Can't do the lesson about one and mistakenly think 'Good.Know everything about that register'
 
Figured out that so far.
 

Bucky-Amateur PIC Assembly Programmer
 
 
 
 
 
 

 
 
 
 
 
#29
Gort2015
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Re: Choosing PIC24 2018/04/05 14:40:23 (permalink)
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Get shot of that old chip.

MPLab X playing up, bug in your code? Nevermind, Star Trek:Discovery will be with us soon.
https://www.youtube.com/watch?v=Iu1qa8N2ID0
+ ST:Continues, "What Ships are Made for", Q's back.
#30
Bucky
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Re: Choosing PIC24 2018/04/05 14:52:03 (permalink)
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'Here is a simple task:
Write truth tables for AND, OR, XOR, NOR, NXOR, NAND.'
 
The book has XOR instruction to 'toggle' bits.
 
Went over it pretty intensely one time and still haven't got it.
 
I think there is another instruction COMF or something that is more my idea of toggling.
 
Did catch on to part of the 'fun' of 33 instruction set is showing how many things you can
 
do with so little.

Bucky-Amateur PIC Assembly Programmer
 
 
 
 
 
 

 
 
 
 
 
#31
1and0
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Re: Choosing PIC24 2018/04/05 14:53:50 (permalink)
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picmicrocontrolleruser
Here's my choose.
 
PIC24F04KA201-I/P
 
Got interested in them because of 3 operand MOV instructions.
 

What MOV instruction has 3 operands?  It moves the content of a source to a destination; that is only 2 operands.
 
#32
Gort2015
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Re: Choosing PIC24 2018/04/05 15:48:01 (permalink)
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comf
1's complement as in, nice legs.

MPLab X playing up, bug in your code? Nevermind, Star Trek:Discovery will be with us soon.
https://www.youtube.com/watch?v=Iu1qa8N2ID0
+ ST:Continues, "What Ships are Made for", Q's back.
#33
qɥb
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Re: Choosing PIC24 2018/04/05 15:57:26 (permalink)
5 (3)
Gort2015
comf
1's complement as in, nice legs.

lol :)
 

 

This forum is mis-configured so it only works correctly if you access it via https protocol.
The Microchip website links to it using http protocol. Will they ever catch on?
PicForum "it just works"
#34
timijk
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Re: Choosing PIC24 2018/04/05 16:59:42 (permalink)
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Hi Bucky,
 
You may consider PIC24FJ64GB202, it's a newer version with DMA.
 
Here is the Quick Reference Guide for 16-bit PIC
http://ww1.microchip.com/downloads/en/DeviceDoc/30010109D.pdf
 
Also check the errata, usually 16-bit and 32-bit PICs have more erratas than 8-bit PICs...
#35
Bucky
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Re: Choosing PIC24 2018/04/05 18:35:27 (permalink)
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'You may consider PIC24FJ64GB202, it's a newer version with DMA'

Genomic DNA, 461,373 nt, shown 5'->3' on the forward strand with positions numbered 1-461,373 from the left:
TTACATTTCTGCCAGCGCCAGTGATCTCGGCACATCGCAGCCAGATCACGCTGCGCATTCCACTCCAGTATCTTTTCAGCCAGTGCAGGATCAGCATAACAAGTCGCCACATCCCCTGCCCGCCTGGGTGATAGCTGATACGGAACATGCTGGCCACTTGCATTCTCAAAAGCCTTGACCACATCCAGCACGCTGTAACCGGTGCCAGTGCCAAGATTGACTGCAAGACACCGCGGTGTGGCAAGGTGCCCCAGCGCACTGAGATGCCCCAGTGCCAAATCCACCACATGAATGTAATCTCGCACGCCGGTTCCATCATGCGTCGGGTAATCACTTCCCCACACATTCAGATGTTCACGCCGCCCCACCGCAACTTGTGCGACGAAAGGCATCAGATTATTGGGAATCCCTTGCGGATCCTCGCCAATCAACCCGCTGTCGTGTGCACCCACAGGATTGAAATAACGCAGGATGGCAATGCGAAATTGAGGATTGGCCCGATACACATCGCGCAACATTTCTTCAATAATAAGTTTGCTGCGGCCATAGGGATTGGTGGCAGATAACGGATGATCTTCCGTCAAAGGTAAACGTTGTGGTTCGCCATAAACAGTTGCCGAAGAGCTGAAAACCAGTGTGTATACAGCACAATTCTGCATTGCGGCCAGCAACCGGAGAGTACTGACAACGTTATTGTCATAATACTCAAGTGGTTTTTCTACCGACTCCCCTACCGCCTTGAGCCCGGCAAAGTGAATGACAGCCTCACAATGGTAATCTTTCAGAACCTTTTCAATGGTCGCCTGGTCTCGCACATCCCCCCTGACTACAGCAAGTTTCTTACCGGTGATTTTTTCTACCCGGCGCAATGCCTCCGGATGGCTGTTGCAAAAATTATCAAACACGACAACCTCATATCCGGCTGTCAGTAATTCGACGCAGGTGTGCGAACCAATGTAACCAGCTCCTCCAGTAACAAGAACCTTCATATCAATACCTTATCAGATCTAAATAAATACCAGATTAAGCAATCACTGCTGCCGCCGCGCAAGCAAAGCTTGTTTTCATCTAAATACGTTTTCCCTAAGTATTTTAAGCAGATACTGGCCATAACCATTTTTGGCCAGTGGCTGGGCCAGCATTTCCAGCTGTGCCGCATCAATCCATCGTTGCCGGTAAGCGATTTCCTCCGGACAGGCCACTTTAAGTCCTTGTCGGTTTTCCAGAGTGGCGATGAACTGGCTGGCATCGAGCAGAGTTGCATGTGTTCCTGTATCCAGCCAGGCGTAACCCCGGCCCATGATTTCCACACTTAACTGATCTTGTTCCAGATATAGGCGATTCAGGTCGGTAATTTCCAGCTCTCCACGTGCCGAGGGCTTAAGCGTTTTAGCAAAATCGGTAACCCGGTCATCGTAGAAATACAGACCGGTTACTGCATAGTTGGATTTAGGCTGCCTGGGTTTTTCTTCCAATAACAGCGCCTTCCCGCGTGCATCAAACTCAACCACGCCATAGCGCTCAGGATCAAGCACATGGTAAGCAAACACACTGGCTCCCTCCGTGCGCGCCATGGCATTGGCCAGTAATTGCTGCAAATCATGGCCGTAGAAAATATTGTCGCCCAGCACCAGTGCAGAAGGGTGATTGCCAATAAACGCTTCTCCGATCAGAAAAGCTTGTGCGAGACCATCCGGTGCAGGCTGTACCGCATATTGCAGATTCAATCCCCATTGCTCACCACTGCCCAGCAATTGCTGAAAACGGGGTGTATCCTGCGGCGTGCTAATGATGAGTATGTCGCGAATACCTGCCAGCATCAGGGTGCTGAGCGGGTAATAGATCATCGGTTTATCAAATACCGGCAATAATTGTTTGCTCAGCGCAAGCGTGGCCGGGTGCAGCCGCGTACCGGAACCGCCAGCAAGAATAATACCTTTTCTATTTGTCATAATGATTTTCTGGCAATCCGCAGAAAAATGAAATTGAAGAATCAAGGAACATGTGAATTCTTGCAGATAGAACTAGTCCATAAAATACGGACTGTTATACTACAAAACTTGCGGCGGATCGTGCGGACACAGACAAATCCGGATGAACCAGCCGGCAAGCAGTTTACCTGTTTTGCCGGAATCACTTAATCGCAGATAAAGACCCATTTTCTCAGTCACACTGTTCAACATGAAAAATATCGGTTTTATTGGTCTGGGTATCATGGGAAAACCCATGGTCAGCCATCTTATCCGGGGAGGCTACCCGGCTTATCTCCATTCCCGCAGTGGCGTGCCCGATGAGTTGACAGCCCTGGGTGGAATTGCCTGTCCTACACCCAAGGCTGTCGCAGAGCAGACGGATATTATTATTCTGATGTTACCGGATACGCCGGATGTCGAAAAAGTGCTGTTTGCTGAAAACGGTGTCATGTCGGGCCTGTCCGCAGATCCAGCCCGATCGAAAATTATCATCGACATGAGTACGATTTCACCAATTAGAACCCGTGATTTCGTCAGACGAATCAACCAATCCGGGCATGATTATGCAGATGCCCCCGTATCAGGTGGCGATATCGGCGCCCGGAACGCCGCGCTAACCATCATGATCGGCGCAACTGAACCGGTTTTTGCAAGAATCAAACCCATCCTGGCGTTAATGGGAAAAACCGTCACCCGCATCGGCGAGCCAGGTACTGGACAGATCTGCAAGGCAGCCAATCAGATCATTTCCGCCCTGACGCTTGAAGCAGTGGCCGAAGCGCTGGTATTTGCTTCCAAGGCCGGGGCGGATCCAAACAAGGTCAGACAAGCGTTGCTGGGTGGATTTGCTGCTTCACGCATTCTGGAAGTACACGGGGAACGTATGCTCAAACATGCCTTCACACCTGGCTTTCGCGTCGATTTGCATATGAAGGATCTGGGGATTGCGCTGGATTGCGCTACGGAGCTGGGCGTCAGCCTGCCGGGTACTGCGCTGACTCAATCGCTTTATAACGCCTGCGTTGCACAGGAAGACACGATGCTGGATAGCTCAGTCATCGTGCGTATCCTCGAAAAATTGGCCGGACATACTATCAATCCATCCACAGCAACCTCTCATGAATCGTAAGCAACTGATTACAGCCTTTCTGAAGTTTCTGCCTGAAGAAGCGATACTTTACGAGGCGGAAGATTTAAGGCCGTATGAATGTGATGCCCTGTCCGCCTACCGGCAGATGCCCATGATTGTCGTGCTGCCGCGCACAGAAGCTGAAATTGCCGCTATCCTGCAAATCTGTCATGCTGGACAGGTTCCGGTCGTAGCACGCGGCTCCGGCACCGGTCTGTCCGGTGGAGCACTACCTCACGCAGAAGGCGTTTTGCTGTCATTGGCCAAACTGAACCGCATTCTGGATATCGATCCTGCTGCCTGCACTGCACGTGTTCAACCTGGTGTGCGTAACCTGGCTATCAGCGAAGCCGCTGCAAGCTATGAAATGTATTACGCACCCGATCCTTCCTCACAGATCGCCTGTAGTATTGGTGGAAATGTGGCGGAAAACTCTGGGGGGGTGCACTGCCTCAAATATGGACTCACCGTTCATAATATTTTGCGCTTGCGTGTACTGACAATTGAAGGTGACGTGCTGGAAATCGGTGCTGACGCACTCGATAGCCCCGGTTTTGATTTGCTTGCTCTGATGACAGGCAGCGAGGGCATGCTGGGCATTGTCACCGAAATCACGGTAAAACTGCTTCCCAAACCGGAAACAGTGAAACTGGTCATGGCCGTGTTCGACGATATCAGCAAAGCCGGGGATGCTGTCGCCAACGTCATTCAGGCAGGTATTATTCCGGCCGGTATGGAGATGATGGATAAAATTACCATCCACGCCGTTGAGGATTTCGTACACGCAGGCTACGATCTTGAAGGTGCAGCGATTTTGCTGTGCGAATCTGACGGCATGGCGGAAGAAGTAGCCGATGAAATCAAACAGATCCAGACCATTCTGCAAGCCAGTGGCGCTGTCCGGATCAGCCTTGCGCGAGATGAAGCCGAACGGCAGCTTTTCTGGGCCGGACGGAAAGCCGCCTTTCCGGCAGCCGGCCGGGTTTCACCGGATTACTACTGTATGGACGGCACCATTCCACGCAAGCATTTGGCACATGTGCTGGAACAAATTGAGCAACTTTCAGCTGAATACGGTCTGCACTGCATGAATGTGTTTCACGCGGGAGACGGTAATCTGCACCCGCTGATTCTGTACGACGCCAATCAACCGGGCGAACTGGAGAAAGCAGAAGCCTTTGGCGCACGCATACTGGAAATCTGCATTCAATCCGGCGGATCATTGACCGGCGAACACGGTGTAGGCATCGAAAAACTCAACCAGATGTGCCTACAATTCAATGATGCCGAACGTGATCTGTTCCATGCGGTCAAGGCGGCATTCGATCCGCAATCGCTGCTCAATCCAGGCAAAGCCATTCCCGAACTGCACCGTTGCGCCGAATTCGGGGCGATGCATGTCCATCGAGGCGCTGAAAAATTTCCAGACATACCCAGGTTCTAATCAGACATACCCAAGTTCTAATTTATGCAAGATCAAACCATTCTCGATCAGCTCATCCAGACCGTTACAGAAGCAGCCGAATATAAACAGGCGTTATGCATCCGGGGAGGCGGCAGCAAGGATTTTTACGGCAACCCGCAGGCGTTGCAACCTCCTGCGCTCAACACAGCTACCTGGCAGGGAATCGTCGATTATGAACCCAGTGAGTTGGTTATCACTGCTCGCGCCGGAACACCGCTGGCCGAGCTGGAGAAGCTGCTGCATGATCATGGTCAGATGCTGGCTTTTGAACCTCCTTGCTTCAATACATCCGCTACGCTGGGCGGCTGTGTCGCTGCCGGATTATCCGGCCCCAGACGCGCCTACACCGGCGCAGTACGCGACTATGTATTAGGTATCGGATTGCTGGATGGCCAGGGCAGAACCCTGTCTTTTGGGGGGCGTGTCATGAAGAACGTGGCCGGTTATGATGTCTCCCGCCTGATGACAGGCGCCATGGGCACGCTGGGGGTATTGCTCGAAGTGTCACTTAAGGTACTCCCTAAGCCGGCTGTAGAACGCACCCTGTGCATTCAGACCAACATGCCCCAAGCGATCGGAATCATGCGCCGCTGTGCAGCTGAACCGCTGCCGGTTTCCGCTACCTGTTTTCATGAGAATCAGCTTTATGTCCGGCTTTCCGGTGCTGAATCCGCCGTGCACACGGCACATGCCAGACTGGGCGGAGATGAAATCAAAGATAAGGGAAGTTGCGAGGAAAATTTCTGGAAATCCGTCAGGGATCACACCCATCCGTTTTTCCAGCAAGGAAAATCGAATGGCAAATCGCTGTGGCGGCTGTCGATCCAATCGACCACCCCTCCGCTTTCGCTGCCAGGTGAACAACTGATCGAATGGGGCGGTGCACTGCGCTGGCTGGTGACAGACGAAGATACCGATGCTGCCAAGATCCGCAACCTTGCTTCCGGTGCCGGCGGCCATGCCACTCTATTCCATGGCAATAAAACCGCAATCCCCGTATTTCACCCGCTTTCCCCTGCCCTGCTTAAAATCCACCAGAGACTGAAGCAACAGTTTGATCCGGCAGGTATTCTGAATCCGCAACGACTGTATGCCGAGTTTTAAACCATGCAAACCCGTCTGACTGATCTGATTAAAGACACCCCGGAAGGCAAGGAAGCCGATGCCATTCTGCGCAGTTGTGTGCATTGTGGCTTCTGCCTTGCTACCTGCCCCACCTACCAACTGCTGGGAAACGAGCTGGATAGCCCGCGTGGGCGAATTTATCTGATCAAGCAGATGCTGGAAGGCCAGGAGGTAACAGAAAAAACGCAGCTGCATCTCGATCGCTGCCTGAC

Let me be straight with you.You understand I want this just to take out once in awhile and look at  right?
 
Maybe later run some snippets of code on it.
 
DMA? My level is just figuring out bit skip instruction.
 
Right now I could not tell you off the top of my head whether it skips next instruction if true or false.
 
Your tips help people looking in post for 24F tips thought.
 
You have good info in there.I have learned enough to tell that.Thank you.

Bucky-Amateur PIC Assembly Programmer
 
 
 
 
 
 

 
 
 
 
 
#36
Bucky
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Re: Choosing PIC24 2018/04/05 18:40:30 (permalink)
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'What MOV instruction has 3 operands?'
 
Will find info and post it.
 
It's in the higher number instruction sets.
 
Maybe they are not MOV instructions but it's definitely 3 operand.
 
Plus they have 16 W registers.
 
What it says to me is you can spend a long time learning PIC's.I like 'em.

Bucky-Amateur PIC Assembly Programmer
 
 
 
 
 
 

 
 
 
 
 
#37
Bucky
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Re: Choosing PIC24 2018/04/05 23:32:38 (permalink)
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Found it!
 
Wikipedia
 
https://en.wikipedia.org/wiki/PIC_instruction_listings#PIC24_and_dsPIC_16-bit_microcontrollers
 
instructions come in two main varieties. One is like the classic one-operand PIC instructions, with an operation between W0 and a value in a specified f register (i.e. the first 8K of RAM), and a destination select bit selecting which is updated with the result. The W registers are memory-mapped, so the f operand may specify a W register.
The other form, new to the PIC24, specifies three W register operands, two of which allow a 3-bit addressing mode specification:

Bucky-Amateur PIC Assembly Programmer
 
 
 
 
 
 

 
 
 
 
 
#38
MBedder
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Re: Choosing PIC24 2018/04/06 03:04:54 (permalink)
5 (5)
GUYS PLEASE STOP FEEDING THE DUMB TROLL!!!
#39
Bucky
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Re: Choosing PIC24 2018/04/07 07:50:55 (permalink)
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'The 3 rightmost digits in device type, indicate package size and selection of peripherals.
Study the datasheet to see what is inside.'
 
Good info. I think I screwed up choosing a 201 as one with least peripherals.
 
They have a 100 on list but they don't keep it in stock.
 
Once again it's just to have around and play with once in awhile so there are no real criteria for which one to get.
 
'How soon do you expect to fill 64 kByte memory with assembly code?
Even if each instruction fill 3 bytes.'
 
No no no.Have figured out the Baseline and Midrange you use assembler.
 
The Enhanced Midrange, 18F(except for early ones?), 24F and dsPIC's (same thing some early ones 30F's exception) you use C.
 
If it says 49 or 83 instruction set and Optimized for C you use C with it.
 
We'll get to C chips eventually.

Bucky-Amateur PIC Assembly Programmer
 
 
 
 
 
 

 
 
 
 
 
#40